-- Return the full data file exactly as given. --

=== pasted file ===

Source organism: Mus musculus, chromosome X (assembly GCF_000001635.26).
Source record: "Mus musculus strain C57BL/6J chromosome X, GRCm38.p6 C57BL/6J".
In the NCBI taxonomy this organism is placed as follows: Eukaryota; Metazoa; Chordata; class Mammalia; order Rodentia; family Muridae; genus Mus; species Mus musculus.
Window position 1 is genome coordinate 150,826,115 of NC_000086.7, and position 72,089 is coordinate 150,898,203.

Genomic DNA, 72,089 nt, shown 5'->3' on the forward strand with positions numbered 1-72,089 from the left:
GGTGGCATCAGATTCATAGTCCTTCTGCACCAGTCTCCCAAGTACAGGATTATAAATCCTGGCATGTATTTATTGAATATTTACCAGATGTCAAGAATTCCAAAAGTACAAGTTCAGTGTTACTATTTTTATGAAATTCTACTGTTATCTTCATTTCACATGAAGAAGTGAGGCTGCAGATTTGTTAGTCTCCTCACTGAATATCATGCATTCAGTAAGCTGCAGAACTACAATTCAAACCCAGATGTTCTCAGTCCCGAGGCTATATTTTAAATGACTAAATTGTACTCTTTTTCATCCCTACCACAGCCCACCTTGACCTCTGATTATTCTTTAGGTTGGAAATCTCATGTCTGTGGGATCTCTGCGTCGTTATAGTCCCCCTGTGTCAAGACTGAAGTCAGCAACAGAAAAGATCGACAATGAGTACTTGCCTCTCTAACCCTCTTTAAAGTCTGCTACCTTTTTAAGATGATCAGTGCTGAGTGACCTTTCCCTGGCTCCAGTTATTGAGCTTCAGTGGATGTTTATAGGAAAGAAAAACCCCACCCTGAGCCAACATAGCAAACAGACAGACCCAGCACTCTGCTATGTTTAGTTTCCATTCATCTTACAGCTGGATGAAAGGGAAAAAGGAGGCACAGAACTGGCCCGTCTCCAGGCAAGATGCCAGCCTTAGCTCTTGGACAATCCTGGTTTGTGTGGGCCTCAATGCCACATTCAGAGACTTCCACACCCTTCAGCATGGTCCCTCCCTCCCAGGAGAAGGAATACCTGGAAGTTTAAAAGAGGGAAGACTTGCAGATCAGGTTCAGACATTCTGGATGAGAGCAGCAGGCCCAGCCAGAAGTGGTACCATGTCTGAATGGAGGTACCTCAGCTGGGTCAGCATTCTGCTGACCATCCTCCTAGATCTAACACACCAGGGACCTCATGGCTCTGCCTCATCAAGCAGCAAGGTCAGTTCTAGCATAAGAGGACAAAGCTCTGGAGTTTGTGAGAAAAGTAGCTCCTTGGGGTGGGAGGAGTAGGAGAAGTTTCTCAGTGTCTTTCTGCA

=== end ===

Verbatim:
Source organism: Mus musculus, chromosome X (assembly GCF_000001635.26).
Source record: "Mus musculus strain C57BL/6J chromosome X, GRCm38.p6 C57BL/6J".
In the NCBI taxonomy this organism is placed as follows: Eukaryota; Metazoa; Chordata; class Mammalia; order Rodentia; family Muridae; genus Mus; species Mus musculus.
Window position 1 is genome coordinate 150,826,115 of NC_000086.7, and position 72,089 is coordinate 150,898,203.

Genomic DNA, 72,089 nt, shown 5'->3' on the forward strand with positions numbered 1-72,089 from the left:
GGTGGCATCAGATTCATAGTCCTTCTGCACCAGTCTCCCAAGTACAGGATTATAAATCCTGGCATGTATTTATTGAATATTTACCAGATGTCAAGAATTCCAAAAGTACAAGTTCAGTGTTACTATTTTTATGAAATTCTACTGTTATCTTCATTTCACATGAAGAAGTGAGGCTGCAGATTTGTTAGTCTCCTCACTGAATATCATGCATTCAGTAAGCTGCAGAACTACAATTCAAACCCAGATGTTCTCAGTCCCGAGGCTATATTTTAAATGACTAAATTGTACTCTTTTTCATCCCTACCACAGCCCACCTTGACCTCTGATTATTCTTTAGGTTGGAAATCTCATGTCTGTGGGATCTCTGCGTCGTTATAGTCCCCCTGTGTCAAGACTGAAGTCAGCAACAGAAAAGATCGACAATGAGTACTTGCCTCTCTAACCCTCTTTAAAGTCTGCTACCTTTTTAAGATGATCAGTGCTGAGTGACCTTTCCCTGGCTCCAGTTATTGAGCTTCAGTGGATGTTTATAGGAAAGAAAAACCCCACCCTGAGCCAACATAGCAAACAGACAGACCCAGCACTCTGCTATGTTTAGTTTCCATTCATCTTACAGCTGGATGAAAGGGAAAAAGGAGGCACAGAACTGGCCCGTCTCCAGGCAAGATGCCAGCCTTAGCTCTTGGACAATCCTGGTTTGTGTGGGCCTCAATGCCACATTCAGAGACTTCCACACCCTTCAGCATGGTCCCTCCCTCCCAGGAGAAGGAATACCTGGAAGTTTAAAAGAGGGAAGACTTGCAGATCAGGTTCAGACATTCTGGATGAGAGCAGCAGGCCCAGCCAGAAGTGGTACCATGTCTGAATGGAGGTACCTCAGCTGGGTCAGCATTCTGCTGACCATCCTCCTAGATCTAACACACCAGGGACCTCATGGCTCTGCCTCATCAAGCAGCAAGGTCAGTTCTAGCATAAGAGGACAAAGCTCTGGAGTTTGTGAGAAAAGTAGCTCCTTGGGGTGGGAGGAGTAGGAGAAGTTTCTCAGTGTCTTTCTGCA